It could get worse

It could get worse

A while ago I had the opportunity to have lunch with a very bright, charming person. Shannan is the Editor of Street Speech Newspaper in Columbus, Ohio. Street Speech is part of the Columbus Coalition for the Homeless. This is a person who has seen despair, and hopelessness. She has decided to be the voice for those who have trouble being heard. A difficult career choice.

Behind the bright, sparkling eyes, and the quick, engaging smile, though, there was a worrying concern. She understands more than most the chaos and cruelty inflicted by the whims and caprices of the government. She knows how a decimal place to a politician can mean disaster at the level of the street. She spoke, softly and hesitantly, about the right for self-respect. It was a gentle voice filled with sorrow talking about the doubt surrounding the future of the people she has struggled so tirelessly to help.

My wife works in a high school, and there is a class for handicapped children in the building. One of the girls in the class has a job she goes to every day. She waits for the bus with my wife. They have become “friends.” This girl tells my wife (with enthusiasm) about her day, her weekend, her family, her life. My wife is a good listener. One day she was talking, happily, and turned ashen, and cold. She asked my wife if she had seen the news stories about the clowns. She was terrified the clowns would do harm to her little brother, her grandmother. She was terrified. Nobody targeted that poor little girl, but consequences are never so neatly planned.

In the coming years we will see some changes, and most of us will muddle through. Somehow, most of us will get by. But, there are people whose lives are not stable, whose future is shaky and small changes can drop them precipitously to a place they have been fighting to avoid. And there are those clinging tenuously to the edges of society. It is there the ax will fall the hardest. The safety net is sometimes the difference between sleeping under a roof and a bridge.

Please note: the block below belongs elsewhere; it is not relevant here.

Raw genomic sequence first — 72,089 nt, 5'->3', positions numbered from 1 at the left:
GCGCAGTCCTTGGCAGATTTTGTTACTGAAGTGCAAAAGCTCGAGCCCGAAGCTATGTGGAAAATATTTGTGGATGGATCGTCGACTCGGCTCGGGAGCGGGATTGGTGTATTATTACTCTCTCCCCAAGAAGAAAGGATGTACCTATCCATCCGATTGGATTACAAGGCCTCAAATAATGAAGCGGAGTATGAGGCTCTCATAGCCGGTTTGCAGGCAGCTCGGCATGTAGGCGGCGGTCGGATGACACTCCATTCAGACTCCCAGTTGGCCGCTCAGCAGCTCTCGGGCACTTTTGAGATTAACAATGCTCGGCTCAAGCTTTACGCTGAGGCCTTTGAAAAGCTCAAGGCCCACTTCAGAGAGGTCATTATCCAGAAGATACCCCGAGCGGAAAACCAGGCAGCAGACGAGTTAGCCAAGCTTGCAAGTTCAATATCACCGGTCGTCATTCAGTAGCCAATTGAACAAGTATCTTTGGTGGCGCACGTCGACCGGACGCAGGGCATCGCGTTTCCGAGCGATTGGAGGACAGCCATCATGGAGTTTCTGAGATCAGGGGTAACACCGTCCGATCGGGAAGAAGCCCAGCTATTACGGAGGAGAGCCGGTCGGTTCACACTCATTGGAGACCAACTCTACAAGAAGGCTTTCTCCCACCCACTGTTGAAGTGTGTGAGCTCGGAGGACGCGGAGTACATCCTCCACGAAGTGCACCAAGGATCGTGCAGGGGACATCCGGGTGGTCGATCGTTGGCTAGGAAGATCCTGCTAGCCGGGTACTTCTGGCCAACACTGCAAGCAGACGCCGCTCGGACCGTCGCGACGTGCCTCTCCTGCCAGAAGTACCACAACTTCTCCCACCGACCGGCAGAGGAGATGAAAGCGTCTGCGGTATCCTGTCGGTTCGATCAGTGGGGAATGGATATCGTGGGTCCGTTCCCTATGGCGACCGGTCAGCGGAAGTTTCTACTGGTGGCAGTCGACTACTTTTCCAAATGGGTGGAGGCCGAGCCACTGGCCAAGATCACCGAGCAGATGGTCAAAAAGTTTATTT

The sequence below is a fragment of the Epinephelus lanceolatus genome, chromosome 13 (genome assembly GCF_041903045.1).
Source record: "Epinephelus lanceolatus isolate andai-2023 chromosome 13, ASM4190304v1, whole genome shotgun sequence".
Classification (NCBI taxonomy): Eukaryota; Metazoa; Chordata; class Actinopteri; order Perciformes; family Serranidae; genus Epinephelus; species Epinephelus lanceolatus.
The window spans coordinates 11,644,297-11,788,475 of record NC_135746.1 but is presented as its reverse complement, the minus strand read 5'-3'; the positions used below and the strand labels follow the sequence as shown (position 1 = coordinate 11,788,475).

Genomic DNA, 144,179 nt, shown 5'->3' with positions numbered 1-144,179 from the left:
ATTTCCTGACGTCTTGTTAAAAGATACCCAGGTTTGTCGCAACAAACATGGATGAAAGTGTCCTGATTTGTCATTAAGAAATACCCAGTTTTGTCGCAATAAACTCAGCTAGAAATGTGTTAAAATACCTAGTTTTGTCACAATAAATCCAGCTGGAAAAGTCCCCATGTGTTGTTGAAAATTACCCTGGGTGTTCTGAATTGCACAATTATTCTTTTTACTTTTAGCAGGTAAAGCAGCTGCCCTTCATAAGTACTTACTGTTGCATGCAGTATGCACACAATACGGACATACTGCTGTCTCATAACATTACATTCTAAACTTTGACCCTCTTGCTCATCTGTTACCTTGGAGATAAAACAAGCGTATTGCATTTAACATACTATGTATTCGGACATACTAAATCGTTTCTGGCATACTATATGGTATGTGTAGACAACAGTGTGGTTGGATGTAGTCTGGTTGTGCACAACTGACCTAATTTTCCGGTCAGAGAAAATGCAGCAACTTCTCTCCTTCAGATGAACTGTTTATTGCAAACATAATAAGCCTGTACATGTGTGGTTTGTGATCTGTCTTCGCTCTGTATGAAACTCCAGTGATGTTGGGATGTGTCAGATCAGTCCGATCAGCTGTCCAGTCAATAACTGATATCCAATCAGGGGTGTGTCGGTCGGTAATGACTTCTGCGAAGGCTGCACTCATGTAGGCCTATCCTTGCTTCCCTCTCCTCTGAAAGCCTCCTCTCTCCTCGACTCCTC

Yes, the government needs to wean people from state subsistence, and has a responsibility to tax payers, but it is always the weakest who are supposed to bear the brunt of the sacrifice. Think, for a minute, of the potential savings if all of the monstrously successful and profitable companies were forced to give up their weekly allowance from the fed. It would be like a license to print money.

I have heard it said, “it can’t get any worse,” but they are probably not giving themselves the credit deserved. With just a little effort it could surely get much worse. Of course, since the people in question are so easily overlooked, so easily ignored, so uncomfortable to acknowledge hardly anybody will notice.

As the surrealism of the situation drains and the reality becomes inescapable it is important to remember that those with the least have the most to lose. It becomes increasingly important to help. Find a shelter, find an outreach program, and donate. ¬†Better yet, donate and volunteer, there is never enough money, and there is never enough help. If you don’t know where or how contact me and I will help you find a place. Don’t think you can’t make a difference, you can, don’t think a little doesn’t help, it does.

Tim Clark

Tim Clark is a writer, blogger, novice political activist, husband and father, from Columbus, Ohio. He has proudly written for The Ugly Writers, Street Speech, a local homeless advocacy newspaper and Lefty Pop